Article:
Gerry Haslam and I used to huddle in his or my office located in the new gym at Sonoma State College, before it became Sonoma State University. It might have been his first year. I know it was mine. That was 1967. I was overwhelmed. I was the single parent of two little boys, 5 and 2, Markus and Dylan. I was still writing my PhD thesis for the stuffy German Department at UC Berkeley, where Thomas Mann’s son Golo was teaching. Whom I hardly registered and never spoke to. The Vietnam War was raging, and I was trying to find my place, without much success in the Age of Free Love. And so, in this weakened condition, I was susceptible to Gerry Haslam’s satanic whispers that he would write literature rather than be a fussy critic of other people’s creations. To me, this was a daring heresy that I could scarcely take in. I could only see that he was a rebel, and that part stuck. And so, easily influenced, I started to write, little stories here and there in German and English. Without really noticing it, I had joined the creative conspiracy, instigated for me by this kind and clever man. He had taught me the alchemy of S + W = L. storytelling plus work to make literature. One day, twenty years later, in Weimar, East Germany where Goethe and Schiller had written, I asked my mildly Marxist professor of Germanistik (pronounced with a hard g) the Faustian question, “Why analyze literature to death instead of creating literature?” The young woman was speechless and now had another reason to be suspicious of me. At age 70, I published my first novel and, in a month or so , at almost 85, I will have published my fourth novel , plus a collection of short stories—all of it historical fiction set in Mexico where Dianne Romain and I have lived for the last twenty years.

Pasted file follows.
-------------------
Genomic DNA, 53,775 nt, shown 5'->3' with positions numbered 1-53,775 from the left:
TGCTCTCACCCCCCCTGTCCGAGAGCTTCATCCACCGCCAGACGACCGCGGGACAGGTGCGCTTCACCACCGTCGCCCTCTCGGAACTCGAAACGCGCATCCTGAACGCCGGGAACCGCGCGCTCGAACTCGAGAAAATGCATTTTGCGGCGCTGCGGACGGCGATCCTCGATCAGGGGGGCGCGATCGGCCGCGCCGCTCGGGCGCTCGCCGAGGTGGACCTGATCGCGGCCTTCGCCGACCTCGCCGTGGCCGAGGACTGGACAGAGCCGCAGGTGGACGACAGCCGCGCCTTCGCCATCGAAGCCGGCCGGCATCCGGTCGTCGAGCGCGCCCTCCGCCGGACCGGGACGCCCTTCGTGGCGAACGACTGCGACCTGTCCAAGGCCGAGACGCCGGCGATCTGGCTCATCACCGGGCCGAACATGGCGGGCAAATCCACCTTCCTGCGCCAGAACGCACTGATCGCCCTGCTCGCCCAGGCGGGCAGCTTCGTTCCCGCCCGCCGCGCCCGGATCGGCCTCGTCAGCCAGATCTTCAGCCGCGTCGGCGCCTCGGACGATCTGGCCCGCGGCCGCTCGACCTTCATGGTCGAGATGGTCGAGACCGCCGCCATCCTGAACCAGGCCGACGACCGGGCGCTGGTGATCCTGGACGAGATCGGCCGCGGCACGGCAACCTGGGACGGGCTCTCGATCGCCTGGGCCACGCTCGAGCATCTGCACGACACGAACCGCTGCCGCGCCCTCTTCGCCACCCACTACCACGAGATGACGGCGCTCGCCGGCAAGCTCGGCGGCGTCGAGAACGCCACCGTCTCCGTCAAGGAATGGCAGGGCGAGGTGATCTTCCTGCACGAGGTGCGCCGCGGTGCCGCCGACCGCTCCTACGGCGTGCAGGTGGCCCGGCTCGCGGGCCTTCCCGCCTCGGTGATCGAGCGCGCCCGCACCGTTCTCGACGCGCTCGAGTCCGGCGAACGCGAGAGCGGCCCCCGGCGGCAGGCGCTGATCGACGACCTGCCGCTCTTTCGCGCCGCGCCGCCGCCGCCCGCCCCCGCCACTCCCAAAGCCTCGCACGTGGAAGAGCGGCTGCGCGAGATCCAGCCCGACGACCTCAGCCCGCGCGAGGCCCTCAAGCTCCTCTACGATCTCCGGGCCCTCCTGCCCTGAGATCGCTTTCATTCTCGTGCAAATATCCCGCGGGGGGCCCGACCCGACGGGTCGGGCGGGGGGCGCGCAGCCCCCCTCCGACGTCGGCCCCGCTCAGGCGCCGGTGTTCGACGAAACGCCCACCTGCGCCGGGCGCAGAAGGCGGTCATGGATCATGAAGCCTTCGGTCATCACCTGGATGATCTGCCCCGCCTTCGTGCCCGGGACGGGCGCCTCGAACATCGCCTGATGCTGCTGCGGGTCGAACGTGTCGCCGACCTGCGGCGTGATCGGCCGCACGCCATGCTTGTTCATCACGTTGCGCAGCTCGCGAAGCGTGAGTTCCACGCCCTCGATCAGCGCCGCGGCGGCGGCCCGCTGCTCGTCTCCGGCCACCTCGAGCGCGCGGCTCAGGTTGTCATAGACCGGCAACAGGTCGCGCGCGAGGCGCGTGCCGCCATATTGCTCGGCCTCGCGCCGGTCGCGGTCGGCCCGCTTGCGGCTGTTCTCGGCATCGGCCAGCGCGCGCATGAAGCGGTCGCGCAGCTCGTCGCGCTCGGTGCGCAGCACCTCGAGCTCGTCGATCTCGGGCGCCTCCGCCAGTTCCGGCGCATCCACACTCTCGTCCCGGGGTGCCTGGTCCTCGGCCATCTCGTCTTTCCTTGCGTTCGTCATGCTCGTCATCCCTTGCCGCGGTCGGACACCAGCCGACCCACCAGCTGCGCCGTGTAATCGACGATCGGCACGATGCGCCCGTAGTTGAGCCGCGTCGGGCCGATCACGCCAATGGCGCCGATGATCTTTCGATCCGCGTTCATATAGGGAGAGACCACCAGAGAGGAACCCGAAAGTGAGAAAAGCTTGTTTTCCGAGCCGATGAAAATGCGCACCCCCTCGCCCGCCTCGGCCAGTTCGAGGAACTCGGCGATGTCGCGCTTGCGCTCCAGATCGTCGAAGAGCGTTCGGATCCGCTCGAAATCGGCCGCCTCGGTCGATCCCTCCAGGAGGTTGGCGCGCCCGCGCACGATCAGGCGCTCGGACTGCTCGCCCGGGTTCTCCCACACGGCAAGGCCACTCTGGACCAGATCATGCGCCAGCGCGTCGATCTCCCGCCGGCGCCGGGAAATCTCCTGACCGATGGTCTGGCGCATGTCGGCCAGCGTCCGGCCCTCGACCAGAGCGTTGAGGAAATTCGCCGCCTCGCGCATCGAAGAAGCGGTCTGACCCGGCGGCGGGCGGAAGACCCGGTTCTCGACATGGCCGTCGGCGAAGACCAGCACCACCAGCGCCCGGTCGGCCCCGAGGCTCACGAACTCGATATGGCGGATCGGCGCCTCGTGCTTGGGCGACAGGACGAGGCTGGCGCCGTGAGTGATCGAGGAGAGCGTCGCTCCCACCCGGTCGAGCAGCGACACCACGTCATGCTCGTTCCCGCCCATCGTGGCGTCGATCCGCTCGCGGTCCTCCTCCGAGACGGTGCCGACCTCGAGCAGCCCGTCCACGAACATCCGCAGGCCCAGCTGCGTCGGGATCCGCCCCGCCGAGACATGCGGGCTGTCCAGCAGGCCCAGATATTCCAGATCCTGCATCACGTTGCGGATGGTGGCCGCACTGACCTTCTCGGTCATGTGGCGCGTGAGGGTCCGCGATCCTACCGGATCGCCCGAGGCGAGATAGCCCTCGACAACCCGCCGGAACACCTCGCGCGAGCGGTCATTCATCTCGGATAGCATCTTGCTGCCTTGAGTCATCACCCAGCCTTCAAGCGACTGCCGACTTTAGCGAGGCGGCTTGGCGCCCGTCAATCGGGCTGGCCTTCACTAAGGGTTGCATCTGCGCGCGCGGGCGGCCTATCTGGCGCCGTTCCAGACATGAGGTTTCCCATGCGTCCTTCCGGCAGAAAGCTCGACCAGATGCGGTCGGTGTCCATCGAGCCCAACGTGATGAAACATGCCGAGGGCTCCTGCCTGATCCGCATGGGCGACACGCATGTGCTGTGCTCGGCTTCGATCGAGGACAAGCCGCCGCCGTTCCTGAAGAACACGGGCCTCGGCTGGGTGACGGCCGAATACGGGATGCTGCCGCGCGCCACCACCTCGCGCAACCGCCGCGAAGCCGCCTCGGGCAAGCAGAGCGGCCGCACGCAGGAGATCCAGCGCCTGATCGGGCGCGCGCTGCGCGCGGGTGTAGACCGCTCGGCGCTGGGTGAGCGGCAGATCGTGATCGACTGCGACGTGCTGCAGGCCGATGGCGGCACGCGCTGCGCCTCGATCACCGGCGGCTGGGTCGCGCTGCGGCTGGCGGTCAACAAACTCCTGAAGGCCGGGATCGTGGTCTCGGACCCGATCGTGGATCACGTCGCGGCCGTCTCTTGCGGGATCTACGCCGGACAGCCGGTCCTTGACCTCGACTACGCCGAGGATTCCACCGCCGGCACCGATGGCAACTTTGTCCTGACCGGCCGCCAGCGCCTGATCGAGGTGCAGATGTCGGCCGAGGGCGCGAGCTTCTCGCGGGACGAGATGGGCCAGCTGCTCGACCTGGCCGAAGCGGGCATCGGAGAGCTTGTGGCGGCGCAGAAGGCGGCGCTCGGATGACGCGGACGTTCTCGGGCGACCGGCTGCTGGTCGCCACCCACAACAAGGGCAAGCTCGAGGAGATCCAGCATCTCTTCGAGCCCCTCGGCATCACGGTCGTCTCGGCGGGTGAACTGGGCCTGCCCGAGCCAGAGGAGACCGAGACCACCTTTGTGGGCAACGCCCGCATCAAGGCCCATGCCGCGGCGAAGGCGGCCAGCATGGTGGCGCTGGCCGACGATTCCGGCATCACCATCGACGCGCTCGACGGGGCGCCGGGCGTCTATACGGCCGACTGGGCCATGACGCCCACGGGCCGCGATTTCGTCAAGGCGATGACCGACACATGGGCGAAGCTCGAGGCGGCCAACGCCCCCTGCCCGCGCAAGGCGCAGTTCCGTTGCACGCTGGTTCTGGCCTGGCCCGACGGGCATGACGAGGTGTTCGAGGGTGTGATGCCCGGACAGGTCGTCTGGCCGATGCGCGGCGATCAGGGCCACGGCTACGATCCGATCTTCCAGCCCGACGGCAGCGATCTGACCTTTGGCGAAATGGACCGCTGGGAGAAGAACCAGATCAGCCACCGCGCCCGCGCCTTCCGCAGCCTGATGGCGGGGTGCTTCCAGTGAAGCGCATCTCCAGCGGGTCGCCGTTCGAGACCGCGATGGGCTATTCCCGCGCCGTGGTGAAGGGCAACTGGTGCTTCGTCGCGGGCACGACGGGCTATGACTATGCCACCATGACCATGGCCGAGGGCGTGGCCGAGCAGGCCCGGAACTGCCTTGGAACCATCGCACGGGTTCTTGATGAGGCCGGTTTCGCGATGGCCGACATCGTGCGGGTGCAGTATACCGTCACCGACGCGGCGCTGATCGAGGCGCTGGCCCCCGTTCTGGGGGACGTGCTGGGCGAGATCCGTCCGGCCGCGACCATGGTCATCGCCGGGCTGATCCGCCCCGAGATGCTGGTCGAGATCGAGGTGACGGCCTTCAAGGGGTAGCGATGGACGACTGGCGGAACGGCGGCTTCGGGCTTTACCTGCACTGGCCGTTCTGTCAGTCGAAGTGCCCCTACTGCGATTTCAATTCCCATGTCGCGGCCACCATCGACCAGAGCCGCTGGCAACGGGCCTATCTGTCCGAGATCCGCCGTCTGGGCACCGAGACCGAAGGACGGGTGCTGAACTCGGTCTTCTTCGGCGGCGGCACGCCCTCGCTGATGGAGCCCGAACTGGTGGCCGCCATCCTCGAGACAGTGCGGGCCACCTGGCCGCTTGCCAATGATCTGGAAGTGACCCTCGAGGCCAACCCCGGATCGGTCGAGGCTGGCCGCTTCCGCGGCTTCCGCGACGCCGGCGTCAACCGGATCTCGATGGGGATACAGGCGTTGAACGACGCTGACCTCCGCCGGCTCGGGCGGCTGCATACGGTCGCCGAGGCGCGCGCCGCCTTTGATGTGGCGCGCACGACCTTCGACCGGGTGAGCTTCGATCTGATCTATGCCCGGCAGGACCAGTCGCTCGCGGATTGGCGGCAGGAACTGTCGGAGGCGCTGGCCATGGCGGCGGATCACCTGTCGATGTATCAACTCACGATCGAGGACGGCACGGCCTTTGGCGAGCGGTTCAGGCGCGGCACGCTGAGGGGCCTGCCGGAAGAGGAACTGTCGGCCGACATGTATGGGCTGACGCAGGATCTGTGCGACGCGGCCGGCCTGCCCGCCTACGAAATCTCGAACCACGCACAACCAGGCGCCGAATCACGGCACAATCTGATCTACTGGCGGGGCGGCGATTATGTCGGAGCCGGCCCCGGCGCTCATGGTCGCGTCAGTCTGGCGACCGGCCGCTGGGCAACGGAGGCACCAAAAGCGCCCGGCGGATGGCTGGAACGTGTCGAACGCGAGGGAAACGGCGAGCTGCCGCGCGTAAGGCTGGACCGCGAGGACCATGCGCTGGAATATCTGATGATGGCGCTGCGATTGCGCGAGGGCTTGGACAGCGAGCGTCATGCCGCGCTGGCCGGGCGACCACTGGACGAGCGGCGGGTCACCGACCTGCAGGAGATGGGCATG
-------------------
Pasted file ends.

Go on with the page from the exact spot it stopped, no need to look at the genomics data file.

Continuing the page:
All of this, aside from the Dianne Romain part—who is also a novelist—may not have happened without those early heretical whispers from that kind and loving academic rebel, my friend and fine writer Gerry Haslam.